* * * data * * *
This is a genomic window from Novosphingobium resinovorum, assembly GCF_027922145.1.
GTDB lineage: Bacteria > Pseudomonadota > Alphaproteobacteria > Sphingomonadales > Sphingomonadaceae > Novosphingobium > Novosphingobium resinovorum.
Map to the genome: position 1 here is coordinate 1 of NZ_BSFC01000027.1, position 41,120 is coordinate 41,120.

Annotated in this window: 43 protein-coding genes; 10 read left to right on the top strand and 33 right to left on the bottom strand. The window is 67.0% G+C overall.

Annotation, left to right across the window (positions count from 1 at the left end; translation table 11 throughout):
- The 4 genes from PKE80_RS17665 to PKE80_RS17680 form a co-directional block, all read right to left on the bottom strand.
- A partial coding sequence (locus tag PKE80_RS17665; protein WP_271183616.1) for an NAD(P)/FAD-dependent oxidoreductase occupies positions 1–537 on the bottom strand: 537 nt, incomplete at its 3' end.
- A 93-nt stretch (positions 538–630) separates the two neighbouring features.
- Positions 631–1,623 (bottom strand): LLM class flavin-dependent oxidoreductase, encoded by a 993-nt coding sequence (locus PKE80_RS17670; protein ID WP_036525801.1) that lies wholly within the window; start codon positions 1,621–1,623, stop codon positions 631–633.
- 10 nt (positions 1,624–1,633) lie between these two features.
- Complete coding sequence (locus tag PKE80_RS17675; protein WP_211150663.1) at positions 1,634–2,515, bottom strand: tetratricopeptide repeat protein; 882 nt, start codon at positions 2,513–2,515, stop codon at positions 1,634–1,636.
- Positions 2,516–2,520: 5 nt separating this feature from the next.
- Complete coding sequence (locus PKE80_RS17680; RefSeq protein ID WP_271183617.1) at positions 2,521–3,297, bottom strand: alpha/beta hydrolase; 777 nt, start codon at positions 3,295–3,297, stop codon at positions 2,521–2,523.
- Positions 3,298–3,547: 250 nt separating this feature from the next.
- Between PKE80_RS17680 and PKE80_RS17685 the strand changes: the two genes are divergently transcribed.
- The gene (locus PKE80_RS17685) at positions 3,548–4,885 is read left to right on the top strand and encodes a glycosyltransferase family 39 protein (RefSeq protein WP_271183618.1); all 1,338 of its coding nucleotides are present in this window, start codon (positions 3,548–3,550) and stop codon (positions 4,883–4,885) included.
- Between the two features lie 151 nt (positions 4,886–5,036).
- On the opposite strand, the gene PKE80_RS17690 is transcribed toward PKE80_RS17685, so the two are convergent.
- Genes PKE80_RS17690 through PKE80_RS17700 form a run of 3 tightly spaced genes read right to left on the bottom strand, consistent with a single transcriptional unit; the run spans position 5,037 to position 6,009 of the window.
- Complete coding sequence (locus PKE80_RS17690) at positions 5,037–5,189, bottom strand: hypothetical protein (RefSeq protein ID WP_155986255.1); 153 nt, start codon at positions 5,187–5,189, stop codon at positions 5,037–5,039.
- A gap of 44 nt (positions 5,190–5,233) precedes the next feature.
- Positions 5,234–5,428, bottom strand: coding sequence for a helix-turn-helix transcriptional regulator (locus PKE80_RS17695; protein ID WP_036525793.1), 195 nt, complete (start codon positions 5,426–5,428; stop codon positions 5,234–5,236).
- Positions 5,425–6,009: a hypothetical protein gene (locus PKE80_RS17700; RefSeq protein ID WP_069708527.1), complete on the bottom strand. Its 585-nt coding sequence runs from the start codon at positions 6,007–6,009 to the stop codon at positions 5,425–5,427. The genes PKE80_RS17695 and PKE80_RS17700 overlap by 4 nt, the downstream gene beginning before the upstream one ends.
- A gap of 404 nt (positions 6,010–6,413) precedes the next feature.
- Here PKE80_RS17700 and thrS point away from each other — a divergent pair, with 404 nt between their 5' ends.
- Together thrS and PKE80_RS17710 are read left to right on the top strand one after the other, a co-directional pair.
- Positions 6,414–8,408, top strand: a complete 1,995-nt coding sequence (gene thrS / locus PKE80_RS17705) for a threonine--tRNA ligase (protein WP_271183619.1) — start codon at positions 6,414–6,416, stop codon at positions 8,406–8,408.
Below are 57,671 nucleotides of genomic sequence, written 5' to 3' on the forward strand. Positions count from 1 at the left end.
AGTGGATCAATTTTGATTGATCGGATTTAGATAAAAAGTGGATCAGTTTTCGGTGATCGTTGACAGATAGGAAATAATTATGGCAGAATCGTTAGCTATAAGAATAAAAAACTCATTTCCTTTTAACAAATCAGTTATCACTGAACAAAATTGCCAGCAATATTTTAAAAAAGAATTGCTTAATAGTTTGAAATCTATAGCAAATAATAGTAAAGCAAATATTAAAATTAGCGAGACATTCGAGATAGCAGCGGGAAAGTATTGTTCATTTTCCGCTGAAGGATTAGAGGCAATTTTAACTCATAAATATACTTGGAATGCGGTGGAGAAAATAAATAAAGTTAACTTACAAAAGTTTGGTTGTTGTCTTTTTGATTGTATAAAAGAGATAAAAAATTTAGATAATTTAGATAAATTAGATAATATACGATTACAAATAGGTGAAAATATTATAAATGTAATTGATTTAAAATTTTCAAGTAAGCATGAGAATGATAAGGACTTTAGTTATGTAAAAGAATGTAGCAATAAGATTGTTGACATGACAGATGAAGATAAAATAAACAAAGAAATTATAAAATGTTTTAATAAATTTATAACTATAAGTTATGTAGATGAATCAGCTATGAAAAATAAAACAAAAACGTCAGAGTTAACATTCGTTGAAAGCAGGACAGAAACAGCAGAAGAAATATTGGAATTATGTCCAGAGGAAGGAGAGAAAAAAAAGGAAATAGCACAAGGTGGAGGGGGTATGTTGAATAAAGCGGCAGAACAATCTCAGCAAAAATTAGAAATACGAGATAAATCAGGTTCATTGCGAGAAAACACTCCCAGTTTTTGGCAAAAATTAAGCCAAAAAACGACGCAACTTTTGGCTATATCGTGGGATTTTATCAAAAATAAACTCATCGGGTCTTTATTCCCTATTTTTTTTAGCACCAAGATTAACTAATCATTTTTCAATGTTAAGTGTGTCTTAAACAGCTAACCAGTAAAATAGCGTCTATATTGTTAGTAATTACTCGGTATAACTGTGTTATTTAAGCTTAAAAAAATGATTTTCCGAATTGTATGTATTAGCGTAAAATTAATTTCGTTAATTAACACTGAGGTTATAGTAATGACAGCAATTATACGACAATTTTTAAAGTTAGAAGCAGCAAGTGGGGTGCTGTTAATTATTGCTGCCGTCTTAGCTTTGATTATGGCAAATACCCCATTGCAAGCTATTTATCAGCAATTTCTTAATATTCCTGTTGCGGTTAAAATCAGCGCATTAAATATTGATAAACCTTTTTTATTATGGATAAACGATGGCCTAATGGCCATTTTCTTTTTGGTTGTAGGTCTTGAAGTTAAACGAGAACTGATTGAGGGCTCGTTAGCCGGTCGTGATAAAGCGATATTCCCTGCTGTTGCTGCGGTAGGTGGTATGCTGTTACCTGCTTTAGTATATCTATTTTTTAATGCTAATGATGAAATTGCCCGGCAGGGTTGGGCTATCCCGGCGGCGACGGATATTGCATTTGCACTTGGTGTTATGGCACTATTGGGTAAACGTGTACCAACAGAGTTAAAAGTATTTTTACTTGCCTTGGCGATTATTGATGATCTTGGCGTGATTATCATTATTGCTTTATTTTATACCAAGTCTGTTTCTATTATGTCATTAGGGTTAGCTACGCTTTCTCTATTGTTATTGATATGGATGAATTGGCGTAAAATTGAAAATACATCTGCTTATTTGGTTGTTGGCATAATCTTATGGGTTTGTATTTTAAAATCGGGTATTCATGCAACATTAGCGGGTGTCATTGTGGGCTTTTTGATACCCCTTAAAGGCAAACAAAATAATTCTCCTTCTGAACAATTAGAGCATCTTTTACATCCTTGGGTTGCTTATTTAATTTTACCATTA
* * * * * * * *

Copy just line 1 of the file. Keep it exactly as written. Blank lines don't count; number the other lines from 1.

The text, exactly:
This is a genomic window from Novosphingobium resinovorum, assembly GCF_027922145.1.